Unlike Love Island, which takes place on a stunning island, The Circle's contestants have to remain confined within a room and communicate only virtually. As a pandemic watch, the show found a wide viewership since most people likewise were isolating indoors and had no option of mingling. In spite of the contrast in design, The Circle shares some familiarities with Love Island since planning ahead and making allies is crucial on both shows, besides romantic connections. In fact, the difference between the shows highlights the realities of dating that are common across the globe. Viewers who tend to appreciate strategic reality shows will appreciate it because strategizing is a big part of playing The Circle.

For viewers who love The Bachelor's rose ceremonies and also Love Island's tropical locations, Bachelor In Paradise should be a treat. The show begins with an uneven number of women and men (more women than men, usually) and new contestants are added after eliminations.

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Fans have often found the one-bachelor-for-all format to be quite limiting because the instant chemistry can come across as inauthentic if everyone seems smitten with one man. But in BIP, the scopes are wider and contestants can mingle for seven weeks. The show also gives The Bachelor alums a chance to return and is a great filler between The Bachelor and The Bachelorette.

FBoy Island has everything Love Island doesn't: a delicious mystery at the centre of its premise (since men reveal gradually if they're either "nice guys" or "fboys"), a Caribbean setting, a comedian host, intricate plot twists and a better sense of direction. While "nice guys" on the show are looking for commitment, the "fboys" are vying for the cash prize. According to The Hollywood Reporter, creator Elan Gale came up with this format to explore if people can change for the right person, which is an interesting idea for a dating series in 2021. Love Island viewers may just find it to be better as an island dating show.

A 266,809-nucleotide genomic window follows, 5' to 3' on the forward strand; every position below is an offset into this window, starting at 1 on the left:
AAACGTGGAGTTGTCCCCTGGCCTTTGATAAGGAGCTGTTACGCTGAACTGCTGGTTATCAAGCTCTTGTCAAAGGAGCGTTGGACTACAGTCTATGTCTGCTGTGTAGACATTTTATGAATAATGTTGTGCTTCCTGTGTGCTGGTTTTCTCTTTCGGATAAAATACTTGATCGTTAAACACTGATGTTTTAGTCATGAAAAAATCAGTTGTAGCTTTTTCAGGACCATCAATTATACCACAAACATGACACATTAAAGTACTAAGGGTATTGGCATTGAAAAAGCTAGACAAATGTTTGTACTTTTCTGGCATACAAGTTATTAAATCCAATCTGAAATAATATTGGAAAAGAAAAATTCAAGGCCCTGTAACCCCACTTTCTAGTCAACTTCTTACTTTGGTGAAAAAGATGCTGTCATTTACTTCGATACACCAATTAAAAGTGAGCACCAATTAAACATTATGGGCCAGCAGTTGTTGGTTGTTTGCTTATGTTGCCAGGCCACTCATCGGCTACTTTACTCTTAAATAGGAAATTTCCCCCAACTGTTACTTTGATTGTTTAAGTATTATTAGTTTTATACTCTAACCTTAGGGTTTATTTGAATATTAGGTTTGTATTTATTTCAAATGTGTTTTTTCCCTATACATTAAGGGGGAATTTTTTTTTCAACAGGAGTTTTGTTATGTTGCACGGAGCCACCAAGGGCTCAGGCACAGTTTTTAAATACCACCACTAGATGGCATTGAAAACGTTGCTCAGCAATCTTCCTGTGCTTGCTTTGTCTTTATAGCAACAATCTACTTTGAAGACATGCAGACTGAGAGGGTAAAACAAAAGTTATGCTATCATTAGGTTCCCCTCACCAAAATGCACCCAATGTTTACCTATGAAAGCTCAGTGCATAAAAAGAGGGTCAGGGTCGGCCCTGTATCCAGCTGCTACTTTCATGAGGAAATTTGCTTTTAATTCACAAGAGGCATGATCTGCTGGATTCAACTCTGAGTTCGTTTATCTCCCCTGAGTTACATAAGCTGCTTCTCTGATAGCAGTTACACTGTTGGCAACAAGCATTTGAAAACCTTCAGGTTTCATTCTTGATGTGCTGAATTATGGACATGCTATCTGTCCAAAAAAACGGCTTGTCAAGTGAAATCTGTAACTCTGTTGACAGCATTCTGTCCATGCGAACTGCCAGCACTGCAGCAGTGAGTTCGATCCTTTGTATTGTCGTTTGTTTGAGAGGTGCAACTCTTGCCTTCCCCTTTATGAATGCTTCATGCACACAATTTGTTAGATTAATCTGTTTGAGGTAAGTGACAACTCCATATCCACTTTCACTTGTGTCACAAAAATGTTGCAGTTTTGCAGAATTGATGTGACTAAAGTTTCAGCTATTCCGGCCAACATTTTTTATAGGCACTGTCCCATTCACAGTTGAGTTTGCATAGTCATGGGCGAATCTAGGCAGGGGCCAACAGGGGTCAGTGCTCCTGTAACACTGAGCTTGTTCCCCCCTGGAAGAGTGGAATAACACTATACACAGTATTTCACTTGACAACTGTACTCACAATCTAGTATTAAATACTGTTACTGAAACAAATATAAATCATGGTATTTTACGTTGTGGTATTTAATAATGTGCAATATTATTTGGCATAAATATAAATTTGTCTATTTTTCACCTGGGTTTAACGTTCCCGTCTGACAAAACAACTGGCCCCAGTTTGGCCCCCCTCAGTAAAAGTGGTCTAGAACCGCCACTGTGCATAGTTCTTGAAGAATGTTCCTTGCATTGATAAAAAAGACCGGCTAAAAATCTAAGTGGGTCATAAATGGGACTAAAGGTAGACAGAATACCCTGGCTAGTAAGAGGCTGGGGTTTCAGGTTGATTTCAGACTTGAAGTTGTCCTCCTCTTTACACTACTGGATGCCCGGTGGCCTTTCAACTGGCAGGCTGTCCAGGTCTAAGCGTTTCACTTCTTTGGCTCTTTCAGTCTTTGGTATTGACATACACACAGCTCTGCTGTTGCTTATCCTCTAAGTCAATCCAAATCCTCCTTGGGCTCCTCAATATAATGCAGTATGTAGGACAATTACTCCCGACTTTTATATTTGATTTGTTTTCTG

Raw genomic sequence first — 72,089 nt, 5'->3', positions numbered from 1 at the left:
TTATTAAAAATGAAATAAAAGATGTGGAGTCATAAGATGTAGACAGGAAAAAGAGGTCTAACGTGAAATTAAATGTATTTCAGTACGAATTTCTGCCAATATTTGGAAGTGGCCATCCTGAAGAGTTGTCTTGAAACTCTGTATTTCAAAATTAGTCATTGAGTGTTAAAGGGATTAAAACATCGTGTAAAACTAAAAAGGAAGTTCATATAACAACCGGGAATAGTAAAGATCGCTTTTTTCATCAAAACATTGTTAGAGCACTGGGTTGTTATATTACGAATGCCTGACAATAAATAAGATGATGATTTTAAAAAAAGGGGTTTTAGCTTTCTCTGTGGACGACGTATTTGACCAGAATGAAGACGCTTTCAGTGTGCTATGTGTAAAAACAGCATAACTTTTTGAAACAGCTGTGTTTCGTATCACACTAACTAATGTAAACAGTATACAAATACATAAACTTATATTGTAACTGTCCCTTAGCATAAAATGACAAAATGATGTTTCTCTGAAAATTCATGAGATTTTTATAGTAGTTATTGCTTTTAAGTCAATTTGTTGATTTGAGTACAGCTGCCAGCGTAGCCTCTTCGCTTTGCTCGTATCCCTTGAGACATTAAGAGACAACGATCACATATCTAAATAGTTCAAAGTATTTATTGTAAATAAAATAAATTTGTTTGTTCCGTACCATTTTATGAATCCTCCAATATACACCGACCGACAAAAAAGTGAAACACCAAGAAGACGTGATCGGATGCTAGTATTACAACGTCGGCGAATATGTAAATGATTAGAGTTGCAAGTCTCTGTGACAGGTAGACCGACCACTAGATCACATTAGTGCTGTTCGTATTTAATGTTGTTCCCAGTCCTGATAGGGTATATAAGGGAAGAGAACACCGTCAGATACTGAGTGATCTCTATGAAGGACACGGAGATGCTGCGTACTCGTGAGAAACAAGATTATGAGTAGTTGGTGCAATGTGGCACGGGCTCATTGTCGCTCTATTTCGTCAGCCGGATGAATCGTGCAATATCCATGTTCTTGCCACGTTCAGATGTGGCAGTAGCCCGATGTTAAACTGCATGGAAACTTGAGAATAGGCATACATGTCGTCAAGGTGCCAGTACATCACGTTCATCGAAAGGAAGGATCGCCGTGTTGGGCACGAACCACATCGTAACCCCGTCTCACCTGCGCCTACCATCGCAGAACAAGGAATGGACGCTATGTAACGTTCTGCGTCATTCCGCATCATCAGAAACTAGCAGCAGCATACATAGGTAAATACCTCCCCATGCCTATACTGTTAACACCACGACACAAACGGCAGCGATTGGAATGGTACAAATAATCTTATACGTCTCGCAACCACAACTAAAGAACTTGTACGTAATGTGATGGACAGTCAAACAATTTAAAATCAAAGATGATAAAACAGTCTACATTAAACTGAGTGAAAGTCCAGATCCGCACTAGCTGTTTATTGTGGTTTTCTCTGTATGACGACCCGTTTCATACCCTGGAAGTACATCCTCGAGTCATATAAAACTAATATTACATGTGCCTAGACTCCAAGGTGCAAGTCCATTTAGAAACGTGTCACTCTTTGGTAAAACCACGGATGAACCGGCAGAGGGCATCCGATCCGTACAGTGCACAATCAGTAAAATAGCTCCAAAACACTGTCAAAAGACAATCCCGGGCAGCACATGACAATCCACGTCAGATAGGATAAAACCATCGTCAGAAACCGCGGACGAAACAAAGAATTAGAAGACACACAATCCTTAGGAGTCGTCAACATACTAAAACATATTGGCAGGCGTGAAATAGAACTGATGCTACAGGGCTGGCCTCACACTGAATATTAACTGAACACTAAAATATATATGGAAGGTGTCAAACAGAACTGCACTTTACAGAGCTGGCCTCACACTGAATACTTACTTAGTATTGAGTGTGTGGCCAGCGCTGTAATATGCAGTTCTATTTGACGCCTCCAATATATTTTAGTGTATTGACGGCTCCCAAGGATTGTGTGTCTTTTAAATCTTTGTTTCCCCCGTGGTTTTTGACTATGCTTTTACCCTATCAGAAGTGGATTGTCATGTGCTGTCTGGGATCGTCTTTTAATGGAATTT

Love Island has a superficial element to it. At the beginning of each season, contestants are expected to make choices based primarily on looks. Some fans have even slammed the show for endorsing toxic behaviour, especially toward women. For viewers who are looking for dating shows that make room for emotional intimacy, The Bachelorette is an ideal watch.

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Despite the onslaught of criticism against the franchise, The Bachelorette has remodeled its design to be more relevant, and with former The Bachelorette stars Tayshia Adams and Kaitlyn Bristowe hosting the show, it's definitely a lot more engaging than it used to be.

The attraction between Love Island's final winners is put to the test when they're offered their prize money during the finale each seaon. One of them is asked to split the £50,000 with their chosen partner. For viewers who enjoy this tug-of-war between love and money, Joe Millionaire would be a terrific watch. The 2003 reality show basically lined up 15 women who were given a chance to woo a millionaire, but it was eventually revealed that the man of their dreams wasn't really a millionaire at all. Love Island viewers may enjoy experiencing a dating show set in the aughts, before the era of social media dominance.

Dating Around is definitely an improvement on Love Island in some respects. The format is relatable since each episode focuses on one single person going through five consecutive blind dates. The show also offers a look into same-sex dating, which could be refreshing for viewers who find Love Island's heteronormative patterns a little tedious. This show has a lot more to say than Love Island since it spotlights people from different walks of life, so viewers can witness what modern dating looks like for people across professions, ages or sexualities.

NEXT: 10 Ways The Bachelor Is Better Than Love Island, According To Reddit